I love Grey’s Anatomy.
Okay, it might never be high-fallutin’ storytelling, more akin to a soap opera than high drama. But, honestly, that’s just more to my taste. Give me a campy, lively story over some dry and pretentious literary one any day. And, whatever your thoughts about the show, you do have to admit: wrapping up 15 seasons, they must be doing something right.
Okay, I might have some beef with Shonda and crew with how they’re ending Season 15 (no spoilers!), and some of the relationships they destroyed in the past, but still. I’ve got to admit that I’ve got an emotional investment in the show.
A lot of that, I have to admit, is damn good acting. But, behind the good acting, there’s good writing. And that’s the key.
There are some lessons that you and I — even if we’re not writing the next hit medical drama — can pull out of this story.
#1 Character is Key
Dear God, this should be emblazoned across the front of every writing craft book in the world. If you want to keep people interested, make them care about your characters. And, hopefully, not just the protagonist.
Your characters need to be strong. They need to be as real as humanly possible, knocking around in your gray matter up there. To hell with the plot (for now), if you create real, fleshed-out characters that readers have a stake in, they will spend a decade and a half following you to the ends of the Earth with them.
In a similar vein, one thing that Grey’s does really well is that it takes a monolithic group of people who could — stereotypically, perhaps — be reduced down to a single stereotype. Type A, semi-neurotic nerds who are stressed-out of their minds, hyper-rational, always factual. It’s so easy to look at people and groups in one dimensional.
Just looking at the wealth of characters on Grey’s and the wealth of differences between all of these doctors, and all the tension it brings.
It’s absolutely beautiful.
#2 Make Your Characters Amazing
I know this is a good one, because I later read it in a Donald Maass book. But I first got it from Grey’s.
The doctors at Grey-Sloan Memorial are the best in their field. Most of them are chasing down the most prestigious award in their entire industry, the (formerly-known-as) Harper Avery award. In the early seasons, there’s a moment where they’re all waiting around the computer waiting to see how the school compares in a ranking of different medical schools, with disappointing results.
They want to be the best. More than maybe anything else, which sometimes, is to their detriment.
Your characters should be the same. Donald Maass says (paraphrasing, really) that nobody really wants to read about the ordinary, everyday adventures of an ordinary, everyday Joe.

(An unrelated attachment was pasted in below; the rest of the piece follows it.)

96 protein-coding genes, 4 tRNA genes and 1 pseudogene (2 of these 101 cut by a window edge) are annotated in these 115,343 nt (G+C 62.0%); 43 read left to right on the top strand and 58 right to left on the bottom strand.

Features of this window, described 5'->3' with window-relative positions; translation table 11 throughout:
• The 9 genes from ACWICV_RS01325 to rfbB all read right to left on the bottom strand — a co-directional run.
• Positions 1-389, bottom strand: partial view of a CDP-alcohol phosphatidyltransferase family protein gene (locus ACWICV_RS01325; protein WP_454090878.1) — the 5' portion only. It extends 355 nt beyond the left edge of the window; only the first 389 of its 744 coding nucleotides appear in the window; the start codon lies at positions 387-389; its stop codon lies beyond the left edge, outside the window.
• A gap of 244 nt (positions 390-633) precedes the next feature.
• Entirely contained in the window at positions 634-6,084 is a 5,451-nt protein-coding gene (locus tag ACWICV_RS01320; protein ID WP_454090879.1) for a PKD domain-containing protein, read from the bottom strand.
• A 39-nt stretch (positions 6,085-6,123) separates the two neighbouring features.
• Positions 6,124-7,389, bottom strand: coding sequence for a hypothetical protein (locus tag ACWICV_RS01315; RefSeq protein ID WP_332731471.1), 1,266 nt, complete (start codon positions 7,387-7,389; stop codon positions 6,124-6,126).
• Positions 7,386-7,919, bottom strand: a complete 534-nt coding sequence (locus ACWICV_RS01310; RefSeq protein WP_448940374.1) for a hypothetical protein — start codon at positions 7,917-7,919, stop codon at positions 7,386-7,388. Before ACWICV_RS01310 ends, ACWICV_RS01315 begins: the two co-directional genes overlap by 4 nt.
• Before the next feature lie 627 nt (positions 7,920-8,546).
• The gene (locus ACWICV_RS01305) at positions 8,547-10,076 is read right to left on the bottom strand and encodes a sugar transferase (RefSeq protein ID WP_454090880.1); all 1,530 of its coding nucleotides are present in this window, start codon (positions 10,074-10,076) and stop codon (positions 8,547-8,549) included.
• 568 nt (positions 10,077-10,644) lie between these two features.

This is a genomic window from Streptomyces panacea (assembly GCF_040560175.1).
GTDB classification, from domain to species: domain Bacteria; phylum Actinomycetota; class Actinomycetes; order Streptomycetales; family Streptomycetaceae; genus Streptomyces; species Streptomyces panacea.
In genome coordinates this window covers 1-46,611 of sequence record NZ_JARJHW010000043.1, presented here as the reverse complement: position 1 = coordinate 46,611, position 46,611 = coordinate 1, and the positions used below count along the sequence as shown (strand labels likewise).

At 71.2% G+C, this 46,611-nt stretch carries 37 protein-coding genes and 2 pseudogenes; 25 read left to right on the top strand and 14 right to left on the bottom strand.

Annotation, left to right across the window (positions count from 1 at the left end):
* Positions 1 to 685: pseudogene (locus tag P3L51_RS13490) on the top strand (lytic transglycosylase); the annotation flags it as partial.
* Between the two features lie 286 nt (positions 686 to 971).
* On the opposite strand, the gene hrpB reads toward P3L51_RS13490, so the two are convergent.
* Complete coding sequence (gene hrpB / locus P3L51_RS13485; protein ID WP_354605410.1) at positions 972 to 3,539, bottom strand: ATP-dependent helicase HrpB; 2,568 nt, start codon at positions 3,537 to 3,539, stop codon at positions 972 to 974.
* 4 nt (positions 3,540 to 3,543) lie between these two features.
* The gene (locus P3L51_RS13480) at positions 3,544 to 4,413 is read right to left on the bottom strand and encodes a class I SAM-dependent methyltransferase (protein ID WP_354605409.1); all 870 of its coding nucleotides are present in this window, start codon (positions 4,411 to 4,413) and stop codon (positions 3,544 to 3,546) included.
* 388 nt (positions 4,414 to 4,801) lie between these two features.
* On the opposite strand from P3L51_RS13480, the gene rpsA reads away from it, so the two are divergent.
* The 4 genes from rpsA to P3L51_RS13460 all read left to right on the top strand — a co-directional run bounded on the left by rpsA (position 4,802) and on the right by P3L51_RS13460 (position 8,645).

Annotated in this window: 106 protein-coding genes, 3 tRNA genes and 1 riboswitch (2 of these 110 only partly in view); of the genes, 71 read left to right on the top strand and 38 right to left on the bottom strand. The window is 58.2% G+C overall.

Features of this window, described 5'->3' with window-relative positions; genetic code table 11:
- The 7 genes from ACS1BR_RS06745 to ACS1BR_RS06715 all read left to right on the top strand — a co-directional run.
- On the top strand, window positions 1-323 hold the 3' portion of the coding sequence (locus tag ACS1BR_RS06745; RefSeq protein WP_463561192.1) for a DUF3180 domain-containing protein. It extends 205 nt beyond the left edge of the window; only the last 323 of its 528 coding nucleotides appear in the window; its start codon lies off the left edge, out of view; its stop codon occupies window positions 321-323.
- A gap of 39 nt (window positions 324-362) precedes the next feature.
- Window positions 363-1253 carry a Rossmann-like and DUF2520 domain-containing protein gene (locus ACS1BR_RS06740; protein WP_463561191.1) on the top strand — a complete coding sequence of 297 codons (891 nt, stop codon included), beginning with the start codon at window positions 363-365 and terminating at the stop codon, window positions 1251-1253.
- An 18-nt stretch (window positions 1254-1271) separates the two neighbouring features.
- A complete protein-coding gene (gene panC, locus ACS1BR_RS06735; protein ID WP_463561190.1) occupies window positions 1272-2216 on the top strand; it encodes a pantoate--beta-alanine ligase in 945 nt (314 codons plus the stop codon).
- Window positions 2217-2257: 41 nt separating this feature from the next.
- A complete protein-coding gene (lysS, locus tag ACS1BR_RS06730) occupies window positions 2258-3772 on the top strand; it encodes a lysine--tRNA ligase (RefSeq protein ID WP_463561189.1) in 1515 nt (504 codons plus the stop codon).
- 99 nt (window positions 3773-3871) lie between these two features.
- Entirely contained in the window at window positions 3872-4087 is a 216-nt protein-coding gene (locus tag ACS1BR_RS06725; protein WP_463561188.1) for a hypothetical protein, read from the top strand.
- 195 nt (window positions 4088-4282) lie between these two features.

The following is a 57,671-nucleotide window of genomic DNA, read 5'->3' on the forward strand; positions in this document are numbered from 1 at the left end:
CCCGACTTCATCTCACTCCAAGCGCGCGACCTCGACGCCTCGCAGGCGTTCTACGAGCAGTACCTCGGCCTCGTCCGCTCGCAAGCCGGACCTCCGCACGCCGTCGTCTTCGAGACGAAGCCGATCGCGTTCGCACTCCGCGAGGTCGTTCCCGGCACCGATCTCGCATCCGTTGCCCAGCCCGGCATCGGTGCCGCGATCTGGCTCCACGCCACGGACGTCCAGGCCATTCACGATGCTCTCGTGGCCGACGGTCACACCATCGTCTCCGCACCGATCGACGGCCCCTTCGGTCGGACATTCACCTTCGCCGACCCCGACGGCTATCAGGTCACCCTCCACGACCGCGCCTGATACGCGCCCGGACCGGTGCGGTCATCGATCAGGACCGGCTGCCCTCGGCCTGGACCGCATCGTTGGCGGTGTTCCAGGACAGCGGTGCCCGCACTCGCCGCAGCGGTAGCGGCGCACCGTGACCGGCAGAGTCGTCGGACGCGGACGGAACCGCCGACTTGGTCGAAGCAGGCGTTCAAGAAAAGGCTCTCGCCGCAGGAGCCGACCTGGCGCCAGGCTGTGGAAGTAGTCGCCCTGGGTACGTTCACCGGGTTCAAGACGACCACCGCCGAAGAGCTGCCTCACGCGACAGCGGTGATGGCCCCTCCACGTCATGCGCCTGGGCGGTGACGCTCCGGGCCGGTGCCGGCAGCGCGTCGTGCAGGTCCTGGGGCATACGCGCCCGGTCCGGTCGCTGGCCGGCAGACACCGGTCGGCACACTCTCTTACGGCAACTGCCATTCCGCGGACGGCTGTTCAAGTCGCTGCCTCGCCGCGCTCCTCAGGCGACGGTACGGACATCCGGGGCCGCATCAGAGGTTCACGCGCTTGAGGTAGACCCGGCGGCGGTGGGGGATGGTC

Make your character amazing. Make something amazing happen to them. Something larger-than-life, even. Something horrible. Something wonderful.
Ho-hum won’t get you very far.
#3 Play Around With Figures of Speech
I don’t like Derek Shepherd very much. He just always struck me as a smarmy asshole with too-perfect hair. And he knew how perfect he was, which made him vain.
I guess that’s just the type for one of the top brain surgeons in the world.
Though I do have one favorite moment with him. He’s in a surgery, cutting and poking into somebody’s brain, with intern Heather Brooks, who’s doing her typical yammering on. And this exchange happens.
Derek: Brooks, you know how sometimes people downplay the difficulty of the task by saying “it’s not brain surgery”?
Derek: This IS brain surgery.
That’s legitimately my favorite scene of his. And it’s been stuck in my head ever since.
We have a lot of figures of speech in English, and so many of them are trite and cliche. But if you can turn them on their heads — use them in an unexpected way, or, perhaps, combine them into a great malaphor — my favorite is “I’ll burn that bridge when I get to it.” — You can take a boring cliche or an everyday turn of phrase and make it memorable.
#4 Make Your Characters Suffer — To The Extreme
Most of us love our characters. We want to be nice to them.
For me, as the sort of God of their universe, I kind of feel the need to smooth things out. Make things not as bad as they could be. To dry away their tears and to blunt out the edges of pain, loss, injury, and grief.
I have the power to make things easier for these people. I don’t have that power in the real world but, by God, I can do it for these characters.
(I don’t think Shonda has this particular issue. I’m sure she’s just happy as can be throwing thunderbolts a la Zeus. Especially when the actors in question piss her off.)
Maybe my kindness an admirable impulse, but it’s totally wrong.
You’ve got to make your characters suffer.
You’ve got to make them hurt. You’ve got to put them up in a tree and set it on fire, to use one of my favorite lessons. Big trees, small trees, Oh my God she’s having a heart attack trees.
You’ve got to ruin their lives, and guide them through stitching things back together. You’ve got to make them cry and wail and gnash their teeth.
And, yes, sometimes you’re going to have kill people that they love. People that you love. You’re going to have to write them through the pain, the mourning, the scarring — and the healing, if that ever happens.
If you’re too nice, like me, you’ll have to harden your heart. Or just cry like a baby while you’re writing. (There’s no shame in that, I promise.)
This has often been a criticism of Grey’s — there’s always some kind of tragedy going on. Either an actual, emergent tragedy, or some kind of relationship drama and heartbreak.
Big, important characters need big, important stakes. And, sometimes, they just need to be burnt down. Either to their death, or to rise from the ashes.